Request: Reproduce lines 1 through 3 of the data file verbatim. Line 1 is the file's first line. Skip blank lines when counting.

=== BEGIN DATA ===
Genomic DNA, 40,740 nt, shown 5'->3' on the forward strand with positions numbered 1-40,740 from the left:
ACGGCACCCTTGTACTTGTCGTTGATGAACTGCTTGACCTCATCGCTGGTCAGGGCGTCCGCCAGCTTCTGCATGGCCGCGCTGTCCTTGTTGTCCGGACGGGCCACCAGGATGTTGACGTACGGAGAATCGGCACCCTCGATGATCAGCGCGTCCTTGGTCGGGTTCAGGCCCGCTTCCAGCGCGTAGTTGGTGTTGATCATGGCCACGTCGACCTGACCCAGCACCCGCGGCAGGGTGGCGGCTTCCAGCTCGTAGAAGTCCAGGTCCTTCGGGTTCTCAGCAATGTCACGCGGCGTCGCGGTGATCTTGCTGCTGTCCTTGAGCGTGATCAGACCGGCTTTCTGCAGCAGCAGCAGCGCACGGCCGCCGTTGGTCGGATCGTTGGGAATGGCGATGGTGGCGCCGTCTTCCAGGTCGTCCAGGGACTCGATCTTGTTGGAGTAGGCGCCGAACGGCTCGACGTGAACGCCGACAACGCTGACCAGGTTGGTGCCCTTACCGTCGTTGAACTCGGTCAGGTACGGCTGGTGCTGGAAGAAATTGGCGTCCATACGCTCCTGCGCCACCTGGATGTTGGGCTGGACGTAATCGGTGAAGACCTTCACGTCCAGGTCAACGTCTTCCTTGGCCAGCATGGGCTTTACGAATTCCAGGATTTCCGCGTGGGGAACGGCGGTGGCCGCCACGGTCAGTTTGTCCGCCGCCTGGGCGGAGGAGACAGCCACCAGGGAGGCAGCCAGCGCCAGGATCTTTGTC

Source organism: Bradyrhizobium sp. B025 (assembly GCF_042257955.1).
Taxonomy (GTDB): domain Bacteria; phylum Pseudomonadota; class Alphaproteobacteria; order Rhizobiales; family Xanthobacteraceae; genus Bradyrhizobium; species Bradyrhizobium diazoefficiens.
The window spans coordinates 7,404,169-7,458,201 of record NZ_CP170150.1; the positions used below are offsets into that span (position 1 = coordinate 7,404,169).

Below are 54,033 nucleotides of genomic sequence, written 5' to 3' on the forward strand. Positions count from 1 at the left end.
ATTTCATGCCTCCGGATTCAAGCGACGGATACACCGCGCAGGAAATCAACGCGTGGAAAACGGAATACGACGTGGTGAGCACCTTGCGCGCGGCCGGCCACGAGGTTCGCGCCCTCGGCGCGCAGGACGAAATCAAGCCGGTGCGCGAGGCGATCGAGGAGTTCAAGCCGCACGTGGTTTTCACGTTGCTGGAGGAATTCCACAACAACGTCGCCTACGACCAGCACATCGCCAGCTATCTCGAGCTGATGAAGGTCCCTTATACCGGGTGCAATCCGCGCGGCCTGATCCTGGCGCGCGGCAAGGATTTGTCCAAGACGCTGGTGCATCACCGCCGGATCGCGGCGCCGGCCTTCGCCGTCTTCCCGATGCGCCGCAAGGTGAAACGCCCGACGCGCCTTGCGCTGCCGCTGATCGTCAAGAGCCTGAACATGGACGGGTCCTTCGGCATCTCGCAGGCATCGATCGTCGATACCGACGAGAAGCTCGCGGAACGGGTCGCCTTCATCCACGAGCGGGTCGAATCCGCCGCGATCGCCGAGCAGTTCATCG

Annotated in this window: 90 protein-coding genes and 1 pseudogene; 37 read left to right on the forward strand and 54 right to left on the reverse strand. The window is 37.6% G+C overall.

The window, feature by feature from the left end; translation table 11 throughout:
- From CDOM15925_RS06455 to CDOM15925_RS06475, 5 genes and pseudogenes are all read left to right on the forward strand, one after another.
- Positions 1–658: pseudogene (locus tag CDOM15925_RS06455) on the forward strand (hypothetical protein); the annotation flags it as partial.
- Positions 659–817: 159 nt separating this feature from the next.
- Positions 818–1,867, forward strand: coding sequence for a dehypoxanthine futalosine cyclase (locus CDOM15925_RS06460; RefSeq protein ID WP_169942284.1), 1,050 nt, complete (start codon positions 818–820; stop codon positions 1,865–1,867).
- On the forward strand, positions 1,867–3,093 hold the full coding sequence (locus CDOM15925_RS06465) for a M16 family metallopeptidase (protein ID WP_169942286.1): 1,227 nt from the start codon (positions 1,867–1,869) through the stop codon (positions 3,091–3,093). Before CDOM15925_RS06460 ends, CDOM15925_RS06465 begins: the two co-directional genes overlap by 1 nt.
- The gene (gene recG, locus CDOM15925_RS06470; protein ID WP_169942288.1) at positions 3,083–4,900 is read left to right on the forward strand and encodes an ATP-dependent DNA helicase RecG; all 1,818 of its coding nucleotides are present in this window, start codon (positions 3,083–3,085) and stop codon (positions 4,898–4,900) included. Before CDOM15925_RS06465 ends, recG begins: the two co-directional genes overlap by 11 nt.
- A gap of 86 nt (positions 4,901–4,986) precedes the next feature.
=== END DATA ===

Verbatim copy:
Genomic DNA, 40,740 nt, shown 5'->3' on the forward strand with positions numbered 1-40,740 from the left:
ACGGCACCCTTGTACTTGTCGTTGATGAACTGCTTGACCTCATCGCTGGTCAGGGCGTCCGCCAGCTTCTGCATGGCCGCGCTGTCCTTGTTGTCCGGACGGGCCACCAGGATGTTGACGTACGGAGAATCGGCACCCTCGATGATCAGCGCGTCCTTGGTCGGGTTCAGGCCCGCTTCCAGCGCGTAGTTGGTGTTGATCATGGCCACGTCGACCTGACCCAGCACCCGCGGCAGGGTGGCGGCTTCCAGCTCGTAGAAGTCCAGGTCCTTCGGGTTCTCAGCAATGTCACGCGGCGTCGCGGTGATCTTGCTGCTGTCCTTGAGCGTGATCAGACCGGCTTTCTGCAGCAGCAGCAGCGCACGGCCGCCGTTGGTCGGATCGTTGGGAATGGCGATGGTGGCGCCGTCTTCCAGGTCGTCCAGGGACTCGATCTTGTTGGAGTAGGCGCCGAACGGCTCGACGTGAACGCCGACAACGCTGACCAGGTTGGTGCCCTTACCGTCGTTGAACTCGGTCAGGTACGGCTGGTGCTGGAAGAAATTGGCGTCCATACGCTCCTGCGCCACCTGGATGTTGGGCTGGACGTAATCGGTGAAGACCTTCACGTCCAGGTCAACGTCTTCCTTGGCCAGCATGGGCTTTACGAATTCCAGGATTTCCGCGTGGGGAACGGCGGTGGCCGCCACGGTCAGTTTGTCCGCCGCCTGGGCGGAGGAGACAGCCACCAGGGAGGCAGCCAGCGCCAGGATCTTTGTC

Source organism: Bradyrhizobium sp. B025 (assembly GCF_042257955.1).